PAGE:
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Environmental business

Book>> .................Environmental Business........

Published: Monday 15 May 2000

-- (Credit: ILLUSTRATIONS: AKHILESH)NO ONE in the world would disagree that everyone should try to find ways and means to protect and improve the environment. But organisations are better equipped to do something concrete in this direction. What is possibly required is that these efforts should be properly managed at the corporate level.

This book advocates a systems-based approach rather than an ad-hoc/piecemeal approach. It is not necessary that environment protection/improvement will lead to reduced costs and higher profits. But if the environment has to be protected, we must agree to incur higher expenditures, if it is required.

The central theme of this book is the role of business in safeguarding the environment. It concentrates on what businesses can do to improve their environmental performance. Key features of the book include checklists, explanatory notes, references and analysis of the existing environmental strategies of a number of leading firms.

The book discusses sustainable development, which is development that meets the needs of the present generation without compromising the ability of future generations to meet their own needs. Hence, future economic growth must take into account this aspect and maintain and improve the quality of life. What is needed is that business must translate these concepts into reality for which a strategy must be planned.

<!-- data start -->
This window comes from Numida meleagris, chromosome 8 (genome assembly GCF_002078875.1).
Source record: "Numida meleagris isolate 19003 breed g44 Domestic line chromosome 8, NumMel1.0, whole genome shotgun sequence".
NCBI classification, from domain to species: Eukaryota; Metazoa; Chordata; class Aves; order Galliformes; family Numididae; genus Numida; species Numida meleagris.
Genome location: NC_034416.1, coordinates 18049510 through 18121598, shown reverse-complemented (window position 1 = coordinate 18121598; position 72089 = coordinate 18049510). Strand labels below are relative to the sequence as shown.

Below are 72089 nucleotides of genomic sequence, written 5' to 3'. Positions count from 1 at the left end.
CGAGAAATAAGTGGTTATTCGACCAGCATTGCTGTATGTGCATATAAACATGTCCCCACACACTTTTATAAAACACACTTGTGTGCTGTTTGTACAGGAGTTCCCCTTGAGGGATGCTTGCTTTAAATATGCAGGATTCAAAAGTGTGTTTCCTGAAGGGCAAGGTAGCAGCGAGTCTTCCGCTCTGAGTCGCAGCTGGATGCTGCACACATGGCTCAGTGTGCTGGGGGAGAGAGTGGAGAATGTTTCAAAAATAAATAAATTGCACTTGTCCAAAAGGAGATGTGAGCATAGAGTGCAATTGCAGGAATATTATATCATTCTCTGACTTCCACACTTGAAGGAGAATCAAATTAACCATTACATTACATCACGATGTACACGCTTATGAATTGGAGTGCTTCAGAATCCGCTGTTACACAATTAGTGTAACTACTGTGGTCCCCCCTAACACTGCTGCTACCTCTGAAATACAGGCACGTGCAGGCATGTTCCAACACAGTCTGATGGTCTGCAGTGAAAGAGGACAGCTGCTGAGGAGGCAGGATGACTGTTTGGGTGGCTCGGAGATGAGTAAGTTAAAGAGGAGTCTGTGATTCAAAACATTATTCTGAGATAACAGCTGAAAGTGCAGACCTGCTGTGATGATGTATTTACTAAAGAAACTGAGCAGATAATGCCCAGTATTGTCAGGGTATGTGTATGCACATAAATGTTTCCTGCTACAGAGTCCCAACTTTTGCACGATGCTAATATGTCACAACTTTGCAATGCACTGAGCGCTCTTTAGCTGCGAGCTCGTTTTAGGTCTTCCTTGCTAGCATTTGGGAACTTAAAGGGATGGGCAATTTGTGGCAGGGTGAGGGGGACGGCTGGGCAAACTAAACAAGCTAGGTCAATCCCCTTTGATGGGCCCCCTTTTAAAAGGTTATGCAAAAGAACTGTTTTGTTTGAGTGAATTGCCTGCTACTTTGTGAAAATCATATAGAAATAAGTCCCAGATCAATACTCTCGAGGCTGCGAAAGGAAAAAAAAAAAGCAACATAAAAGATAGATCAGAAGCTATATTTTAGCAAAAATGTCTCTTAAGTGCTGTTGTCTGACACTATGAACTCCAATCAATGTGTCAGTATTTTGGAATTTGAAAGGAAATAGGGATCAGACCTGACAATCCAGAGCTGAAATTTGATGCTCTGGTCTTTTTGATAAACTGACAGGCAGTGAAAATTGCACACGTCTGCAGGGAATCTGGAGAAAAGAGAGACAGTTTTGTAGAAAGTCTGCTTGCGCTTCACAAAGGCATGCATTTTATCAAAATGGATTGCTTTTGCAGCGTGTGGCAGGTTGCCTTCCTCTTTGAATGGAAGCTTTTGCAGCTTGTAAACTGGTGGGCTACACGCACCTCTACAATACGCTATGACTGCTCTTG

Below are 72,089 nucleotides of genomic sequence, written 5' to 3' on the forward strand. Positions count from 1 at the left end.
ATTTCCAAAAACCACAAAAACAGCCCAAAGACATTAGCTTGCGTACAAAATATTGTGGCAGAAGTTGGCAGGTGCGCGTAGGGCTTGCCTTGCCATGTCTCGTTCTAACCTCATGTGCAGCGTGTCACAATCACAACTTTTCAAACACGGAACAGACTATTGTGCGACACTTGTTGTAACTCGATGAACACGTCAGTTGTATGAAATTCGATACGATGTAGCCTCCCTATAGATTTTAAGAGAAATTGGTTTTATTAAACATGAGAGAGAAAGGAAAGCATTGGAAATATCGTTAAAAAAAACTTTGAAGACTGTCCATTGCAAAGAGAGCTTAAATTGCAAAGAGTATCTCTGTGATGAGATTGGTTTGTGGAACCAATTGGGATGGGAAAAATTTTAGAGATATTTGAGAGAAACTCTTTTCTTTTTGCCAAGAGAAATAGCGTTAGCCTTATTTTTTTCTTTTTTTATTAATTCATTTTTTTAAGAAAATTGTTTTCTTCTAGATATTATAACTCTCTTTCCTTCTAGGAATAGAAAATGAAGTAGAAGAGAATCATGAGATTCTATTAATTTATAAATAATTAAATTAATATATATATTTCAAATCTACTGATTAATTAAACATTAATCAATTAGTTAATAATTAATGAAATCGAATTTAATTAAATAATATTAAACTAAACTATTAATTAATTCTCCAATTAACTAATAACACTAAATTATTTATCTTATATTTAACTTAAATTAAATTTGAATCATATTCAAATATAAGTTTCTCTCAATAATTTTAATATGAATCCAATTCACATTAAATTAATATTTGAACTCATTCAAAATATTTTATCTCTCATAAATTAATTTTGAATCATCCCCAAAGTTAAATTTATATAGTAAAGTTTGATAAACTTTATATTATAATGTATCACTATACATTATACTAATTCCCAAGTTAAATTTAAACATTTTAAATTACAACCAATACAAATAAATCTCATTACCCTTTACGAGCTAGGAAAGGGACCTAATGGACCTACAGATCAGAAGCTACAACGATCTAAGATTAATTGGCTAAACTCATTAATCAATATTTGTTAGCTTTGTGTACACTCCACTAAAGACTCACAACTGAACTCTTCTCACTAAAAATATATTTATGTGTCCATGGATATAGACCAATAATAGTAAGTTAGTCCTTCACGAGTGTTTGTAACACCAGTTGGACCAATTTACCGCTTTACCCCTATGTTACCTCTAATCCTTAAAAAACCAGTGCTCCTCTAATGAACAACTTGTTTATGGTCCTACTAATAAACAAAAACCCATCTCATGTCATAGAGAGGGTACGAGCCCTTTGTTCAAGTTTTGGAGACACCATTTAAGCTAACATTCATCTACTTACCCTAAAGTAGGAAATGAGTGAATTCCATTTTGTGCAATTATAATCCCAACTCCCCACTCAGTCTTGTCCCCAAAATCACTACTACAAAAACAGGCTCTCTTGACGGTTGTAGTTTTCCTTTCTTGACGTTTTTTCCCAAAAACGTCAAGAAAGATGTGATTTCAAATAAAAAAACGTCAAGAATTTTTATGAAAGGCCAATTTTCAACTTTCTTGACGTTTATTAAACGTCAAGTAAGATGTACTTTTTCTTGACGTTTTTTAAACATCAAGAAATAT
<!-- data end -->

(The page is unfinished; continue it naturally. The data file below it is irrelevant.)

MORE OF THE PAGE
Although long term environment improvement is linked to wider issues of global concern, the future will become uncertain if adequate weightage is not given to this aspect and economic activities are not reoriented and redirected. Every organisation (and every individual) has a role to play in this direction. There can be long and short term strategies. Management has a very important role to play through its objectives, culture and commitment to change for the good of entire mankind.

There are a number of British, Canadian, Irish and International standards available for guidance for environmental management systems. Further every organisation is expected to lay down its environmental policy, which states its overall environmental intentions and directions.

Environmental auditing is a management tool for evaluation of the environmental system, with nine clear aims and objectives while environment audit has to be comprehensive and systematic some firms have carried out specific narrower assessments of part of their activities for particular purposes. Of course, audit has to be objective and independent in the audit procedure. Life Cycle Assessment (lca) is an analysis covering every stage and significant environmental impact of a product throughout its cycle. This facilitates direct measurement of environmental impact. There are four generally accepted stages in lca methodology. James and Bennett have listed 10 principles of successful environmental reporting viz., involuntary, mandatory and voluntary. Of course, companies have various reasons for reporting.

The small and medium enterprise sector globally accounts for about 70 per cent of the national product, although this may vary from country to country. It is relevant that their business should have development certification of systematic environmental management. Not only the performance at the firm level, but also the regional environmental performance can be improved by using the systems-based approach.

The book is considered a useful and practical book and may form part of 'essential reading'.

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